Engage Customers. In addition to providing on-site personalized engagement, your website should easily tie into other engagement platforms, such as social media and email marketing. By connecting with customers across multiple platforms, with consistent messaging that ties into your overall brand story, you solidify your position and grow relationships. A simple way to re-engage customers who have already visited your website is with remarketing campaigns.
Generate Leads and Sales. Engaged customers not only result in repeat sales, but they become brand advocates that in turn help you generate more leads. Your website needs to be prepared to nurture leads with multiple sales pathways depending on the customer's areas of interest and place in the buyer journey. Existing customers need nurturing too. Value-added content marketing tools such as ebooks, white papers and other resources help you attain leads and stay in front of existing customers with helpful information.
Be Agile. The speed of business does not allow you to wait for a programmer to add new products, resources and other valuable information to your website. Often, blogs and responses to industry news are entry points for new customers. Your website needs to be built on a platform that lets you respond to the market in a timely manner. Anything less puts you behind the competition.
Support Your Team. While your external website is designed to inform, engage and incite action from your customers, your website should have a separate, often hidden or password-protected, area for your internal team. File sharing, sales training, calendars and other internal resources such as webinar recordings, product presentations and sample proposals are easily accessible via Digital Asset Management, all connected to your website.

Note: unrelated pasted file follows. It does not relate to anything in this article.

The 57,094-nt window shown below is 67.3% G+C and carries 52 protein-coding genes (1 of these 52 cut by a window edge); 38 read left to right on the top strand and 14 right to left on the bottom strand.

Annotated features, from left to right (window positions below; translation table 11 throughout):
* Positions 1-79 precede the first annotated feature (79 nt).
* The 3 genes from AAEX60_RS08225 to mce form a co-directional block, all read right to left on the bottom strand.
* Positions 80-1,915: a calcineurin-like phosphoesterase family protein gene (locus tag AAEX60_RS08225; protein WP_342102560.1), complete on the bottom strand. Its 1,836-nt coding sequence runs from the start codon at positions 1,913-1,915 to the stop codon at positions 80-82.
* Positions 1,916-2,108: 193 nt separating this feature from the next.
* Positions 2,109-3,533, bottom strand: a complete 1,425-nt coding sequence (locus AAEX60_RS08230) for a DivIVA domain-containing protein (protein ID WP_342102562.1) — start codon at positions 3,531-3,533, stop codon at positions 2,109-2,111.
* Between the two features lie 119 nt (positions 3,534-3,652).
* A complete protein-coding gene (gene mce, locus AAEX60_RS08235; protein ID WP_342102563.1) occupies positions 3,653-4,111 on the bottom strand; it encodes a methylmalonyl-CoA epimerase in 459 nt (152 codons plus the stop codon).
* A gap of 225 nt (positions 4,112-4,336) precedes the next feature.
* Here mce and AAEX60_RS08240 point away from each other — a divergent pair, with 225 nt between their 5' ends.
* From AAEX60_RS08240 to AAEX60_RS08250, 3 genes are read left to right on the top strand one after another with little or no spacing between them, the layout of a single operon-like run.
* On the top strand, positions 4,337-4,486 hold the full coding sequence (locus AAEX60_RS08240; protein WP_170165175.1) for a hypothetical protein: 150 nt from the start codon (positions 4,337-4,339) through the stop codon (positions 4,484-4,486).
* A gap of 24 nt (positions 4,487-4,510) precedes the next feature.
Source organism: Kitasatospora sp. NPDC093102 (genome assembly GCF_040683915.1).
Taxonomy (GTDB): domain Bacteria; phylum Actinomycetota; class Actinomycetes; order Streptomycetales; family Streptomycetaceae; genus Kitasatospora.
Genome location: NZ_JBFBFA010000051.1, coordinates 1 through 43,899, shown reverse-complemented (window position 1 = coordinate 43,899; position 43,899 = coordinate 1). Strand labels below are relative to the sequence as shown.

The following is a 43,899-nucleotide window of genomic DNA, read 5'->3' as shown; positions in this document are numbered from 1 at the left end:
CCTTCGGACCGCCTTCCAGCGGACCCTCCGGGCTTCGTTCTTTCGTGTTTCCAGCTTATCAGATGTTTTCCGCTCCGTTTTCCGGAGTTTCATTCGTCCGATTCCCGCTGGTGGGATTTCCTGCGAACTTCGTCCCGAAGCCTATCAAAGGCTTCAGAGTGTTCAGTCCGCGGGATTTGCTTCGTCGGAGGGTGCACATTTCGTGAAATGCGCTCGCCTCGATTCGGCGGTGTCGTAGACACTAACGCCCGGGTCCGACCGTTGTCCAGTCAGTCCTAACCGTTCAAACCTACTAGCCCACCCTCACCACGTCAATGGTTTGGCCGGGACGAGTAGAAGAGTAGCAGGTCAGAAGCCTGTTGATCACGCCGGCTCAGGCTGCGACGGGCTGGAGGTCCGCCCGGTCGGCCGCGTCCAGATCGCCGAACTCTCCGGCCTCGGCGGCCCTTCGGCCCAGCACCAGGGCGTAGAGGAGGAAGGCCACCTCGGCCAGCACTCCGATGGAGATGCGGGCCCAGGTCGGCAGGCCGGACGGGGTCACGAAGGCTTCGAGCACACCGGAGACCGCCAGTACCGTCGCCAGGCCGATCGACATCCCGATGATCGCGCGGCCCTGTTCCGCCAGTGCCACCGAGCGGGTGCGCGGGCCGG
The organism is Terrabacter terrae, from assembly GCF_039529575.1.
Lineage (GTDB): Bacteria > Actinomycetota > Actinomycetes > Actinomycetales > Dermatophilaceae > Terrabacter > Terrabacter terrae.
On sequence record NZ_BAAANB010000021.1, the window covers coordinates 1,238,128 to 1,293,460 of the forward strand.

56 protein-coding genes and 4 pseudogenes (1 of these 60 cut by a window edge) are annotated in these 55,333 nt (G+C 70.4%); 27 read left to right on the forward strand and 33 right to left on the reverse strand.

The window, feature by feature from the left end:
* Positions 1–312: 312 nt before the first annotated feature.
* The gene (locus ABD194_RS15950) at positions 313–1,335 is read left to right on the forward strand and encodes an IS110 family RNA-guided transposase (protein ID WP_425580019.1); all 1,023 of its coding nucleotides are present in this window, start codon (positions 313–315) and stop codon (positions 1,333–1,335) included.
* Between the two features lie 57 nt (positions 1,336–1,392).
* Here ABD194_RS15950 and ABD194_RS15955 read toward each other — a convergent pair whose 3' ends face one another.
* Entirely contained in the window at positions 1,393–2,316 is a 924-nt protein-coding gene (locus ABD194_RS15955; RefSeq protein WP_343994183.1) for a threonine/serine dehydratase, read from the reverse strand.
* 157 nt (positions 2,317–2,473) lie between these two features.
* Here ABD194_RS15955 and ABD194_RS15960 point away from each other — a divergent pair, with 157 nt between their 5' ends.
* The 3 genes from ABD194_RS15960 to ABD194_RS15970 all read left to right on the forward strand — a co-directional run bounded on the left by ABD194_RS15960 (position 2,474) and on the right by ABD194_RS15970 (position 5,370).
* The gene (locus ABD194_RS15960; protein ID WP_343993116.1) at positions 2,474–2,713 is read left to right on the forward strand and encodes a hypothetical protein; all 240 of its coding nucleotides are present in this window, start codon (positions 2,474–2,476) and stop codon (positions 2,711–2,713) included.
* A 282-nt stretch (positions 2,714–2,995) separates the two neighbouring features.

Tie All of Your Marketing Together. If everything you do—from paid ads and media placements to social media and email marketing—drives customers back to your website, your website must set the tone for your overall brand. Many website platforms can be integrated with CRM, email marketing, accounting systems and more to provide information on multiple data points, all in one cohesive system.
Track Success. Having all of these tools in one place is great, but it means little if you cannot track the results. Your website should either contain server-side tracking tools; integrate with Google Analytics, HubSpot or other third-party software; or offer a combination of both. With a robust tracking system, you can determine the ROI on each of your marketing efforts, making budget planning and campaign management much simpler. Having the ability to track leads generated and customers gained across multiple channels removes guesswork and allows you to focus on conversion rate optimization.